The FaithOfJesus2 Daily Devotional


kjv@Revelation:14:12 @ Here is the patience of the saints: here are they that keep the commandments of God, and the faith of Jesus.

( FaithOfJesus thread begun by rRandyP )

Today's Verse:


kjv@Luke:22:63 @ And the men that held Jesus mocked him, and smote him.

kjv@Luke:22:64 @ And when they had blindfolded him, they struck him on the face, and asked him, saying, Prophesy, who is it that smote thee?

kjv@Luke:22:65 @ And many other things blasphemously spake they against him.

Today's notes:


Before - Luke:22:54-62 Peter Disowns Jesus
After - Luke:22:66-23:25 Jesus Before Pilate and Herod

Study Resources:



Each of the four gospel writers seem to focus on particular aspects of the same event. Some might say that they contradict. In jv@Matthew:26:67 we witness the Sanhedrin and then others spit/buffet/slap Jesus. kjv@Mark:14:65 "some" spit/cover/buffet/strike with their palms Jesus. John seems to speak of one specific officer of the court that struck Jesus before during the inquisition phase of the staged tribunal. All accounts do fit together into a coherent account if taken for what they are: separate yet integral pieces of the same event. I see it as a whole lot of slapping and spitting going on at multiple times. Does the behavior itself it come as any surprise?

The question that I have is why that Luke did not include the details of the mock trial itself, choosing to go to the rough treatment of Jesus instead? I personally believe that it is a result of Luke's approach to this gospel of gathering the presently collectible evidences and testimonies that could be verified at the time. Remember that only one disciple (likely John) was allowed into the palace room where Jesus was examined to witness matters because of the high priests familiarity with this disciple. Any testimony that Luke could decades later gather by his strict academic approach would either have to be from that disciple or from one/several of the participants, perhaps one more sympathetic or later converted such as Nicodemus. Luke goes straight to the treatment rendered by the temple guards because that is the testimony that he himself was able to verify; which gives me cause to believe that Luke spoke to guards still surviving that were within eye sight of the occurrence or else bystanders in the room in proximity to guards when this all blew up. The farce of the trail may not have been important enough to Luke's collection or may have been only verifiable through John himself (who may not have been accessible to Luke at this time). Luke is maintaining a presentation of certainty to his esteemed college Theophilus and so therefore must we in order to understand this.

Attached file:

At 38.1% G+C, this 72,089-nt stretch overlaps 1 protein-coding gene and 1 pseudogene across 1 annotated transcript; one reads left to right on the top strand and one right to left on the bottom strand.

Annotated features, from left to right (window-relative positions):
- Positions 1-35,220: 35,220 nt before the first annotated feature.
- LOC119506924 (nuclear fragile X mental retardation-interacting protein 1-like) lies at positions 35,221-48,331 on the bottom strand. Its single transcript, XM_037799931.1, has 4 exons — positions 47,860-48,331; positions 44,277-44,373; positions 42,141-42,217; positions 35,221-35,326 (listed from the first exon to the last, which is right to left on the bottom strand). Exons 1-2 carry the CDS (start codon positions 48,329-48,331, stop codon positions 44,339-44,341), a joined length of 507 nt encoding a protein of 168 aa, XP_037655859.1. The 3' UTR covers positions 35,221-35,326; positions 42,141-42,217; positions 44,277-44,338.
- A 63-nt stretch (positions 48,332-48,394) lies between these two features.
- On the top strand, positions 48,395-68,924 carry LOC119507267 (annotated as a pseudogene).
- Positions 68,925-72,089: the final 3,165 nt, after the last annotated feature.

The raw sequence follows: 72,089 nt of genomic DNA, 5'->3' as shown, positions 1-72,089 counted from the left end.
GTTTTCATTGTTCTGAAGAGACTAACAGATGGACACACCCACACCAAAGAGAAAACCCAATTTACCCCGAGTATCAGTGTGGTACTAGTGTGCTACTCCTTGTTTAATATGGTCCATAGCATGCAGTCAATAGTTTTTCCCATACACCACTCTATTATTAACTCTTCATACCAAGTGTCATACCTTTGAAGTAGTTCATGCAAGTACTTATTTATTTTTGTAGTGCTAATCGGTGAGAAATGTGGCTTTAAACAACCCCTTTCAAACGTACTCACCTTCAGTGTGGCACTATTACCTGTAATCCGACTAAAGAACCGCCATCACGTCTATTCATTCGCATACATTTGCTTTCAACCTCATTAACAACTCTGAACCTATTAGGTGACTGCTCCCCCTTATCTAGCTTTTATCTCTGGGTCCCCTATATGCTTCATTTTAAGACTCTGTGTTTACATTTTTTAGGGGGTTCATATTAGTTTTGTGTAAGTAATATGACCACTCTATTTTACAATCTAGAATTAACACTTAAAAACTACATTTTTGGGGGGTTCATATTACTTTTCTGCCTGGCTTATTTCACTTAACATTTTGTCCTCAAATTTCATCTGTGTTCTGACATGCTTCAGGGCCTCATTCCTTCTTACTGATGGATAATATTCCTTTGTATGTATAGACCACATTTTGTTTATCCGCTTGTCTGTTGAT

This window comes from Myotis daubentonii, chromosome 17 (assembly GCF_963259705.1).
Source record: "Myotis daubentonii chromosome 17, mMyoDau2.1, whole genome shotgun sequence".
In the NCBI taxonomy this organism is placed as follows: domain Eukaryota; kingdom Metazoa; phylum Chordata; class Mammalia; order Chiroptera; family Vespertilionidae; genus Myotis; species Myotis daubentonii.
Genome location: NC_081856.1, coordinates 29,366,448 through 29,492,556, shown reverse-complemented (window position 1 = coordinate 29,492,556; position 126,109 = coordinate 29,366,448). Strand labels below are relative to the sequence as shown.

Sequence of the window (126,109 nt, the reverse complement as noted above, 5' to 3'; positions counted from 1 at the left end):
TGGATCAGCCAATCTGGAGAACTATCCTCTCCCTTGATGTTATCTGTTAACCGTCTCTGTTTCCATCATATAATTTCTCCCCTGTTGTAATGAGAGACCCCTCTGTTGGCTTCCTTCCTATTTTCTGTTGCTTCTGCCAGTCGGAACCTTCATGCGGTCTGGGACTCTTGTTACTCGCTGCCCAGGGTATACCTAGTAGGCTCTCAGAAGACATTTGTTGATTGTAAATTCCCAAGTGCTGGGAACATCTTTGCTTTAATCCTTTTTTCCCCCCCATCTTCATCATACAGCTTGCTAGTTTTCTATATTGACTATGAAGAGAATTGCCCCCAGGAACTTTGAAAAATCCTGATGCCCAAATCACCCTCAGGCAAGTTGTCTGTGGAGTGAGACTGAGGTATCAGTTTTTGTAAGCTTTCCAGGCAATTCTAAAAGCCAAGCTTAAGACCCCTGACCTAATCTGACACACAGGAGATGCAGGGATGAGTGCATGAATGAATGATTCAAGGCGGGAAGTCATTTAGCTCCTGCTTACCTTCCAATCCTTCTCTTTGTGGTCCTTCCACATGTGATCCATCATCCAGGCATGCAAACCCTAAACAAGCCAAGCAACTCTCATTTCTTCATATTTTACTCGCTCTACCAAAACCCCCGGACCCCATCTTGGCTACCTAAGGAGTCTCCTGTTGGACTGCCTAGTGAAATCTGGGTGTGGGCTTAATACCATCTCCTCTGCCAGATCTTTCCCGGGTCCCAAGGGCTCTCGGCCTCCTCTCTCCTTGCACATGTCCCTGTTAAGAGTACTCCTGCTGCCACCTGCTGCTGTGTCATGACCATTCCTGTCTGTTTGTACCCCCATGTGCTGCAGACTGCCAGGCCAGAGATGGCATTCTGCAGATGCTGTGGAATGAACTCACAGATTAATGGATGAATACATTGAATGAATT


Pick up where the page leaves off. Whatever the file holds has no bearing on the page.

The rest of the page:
The context that I feel hiding in plain sight behind all four of these gospel accounts is what Jesus Himself and alone is going through in these hours. What happened to the physical anguish Jesus was suffering in the garden that couldn't be taken away, but an angel had ministered a measure of additional physical human strength to? The burden no man before or since has ever had to suffer because of all sin? Is the spit and the slap that burden? How many others then might have claim to being savior as well. Is it nails piercing wrists and ankles? Perhaps then there are more than one burden bearers. We obviously must not be seeing what it is about Jesus' trial and crucification that besides being of God incarnate and Holy sets it a part as the one event liberating us from the once inescapable nature of sin. It is my suggestion that the callous behaviors described of this trial are only in addition to what burden Jesus is currently carrying in His flesh.

There is a certainty that one can obtain from eyewitnesses to an event even long after the matter. There is also a much deeper certainty that one can only obtain from asking the main participant Himself.

Key Messages:

Declaring Certainty

kjv@Luke:1:1 @ Forasmuch as many have taken in hand to set forth in order a declaration of those things which are most surely believed among us,

kjv@Luke:1:2 @ Even as they delivered them unto us, which from the beginning were eyewitnesses, and ministers of the word;

kjv@Luke:1:3 @ It seemed good to me also, having had perfect understanding of all things from the very first, to write unto thee in order, most excellent Theophilus,

kjv@Luke:1:4 @ That thou mightest know the certainty of those things, wherein thou hast been instructed.

kjv@Luke:1:5 @ There was in the days of Herod, the king of Judaea, a certain priest named Zacharias, of the course of Abia: and his wife was of the daughters of Aaron, and her name was Elisabeth.

Further Resources:

Comment Board:Luke:22:63-65
index:FAITHOFJESUSDEVOTION - Devotional Index
strkjv@Luke:22:63-65 rwp@Luke:22:63-65 mhcc@Luke:22:63-65
FaithOfJesus2 - Devotion Index

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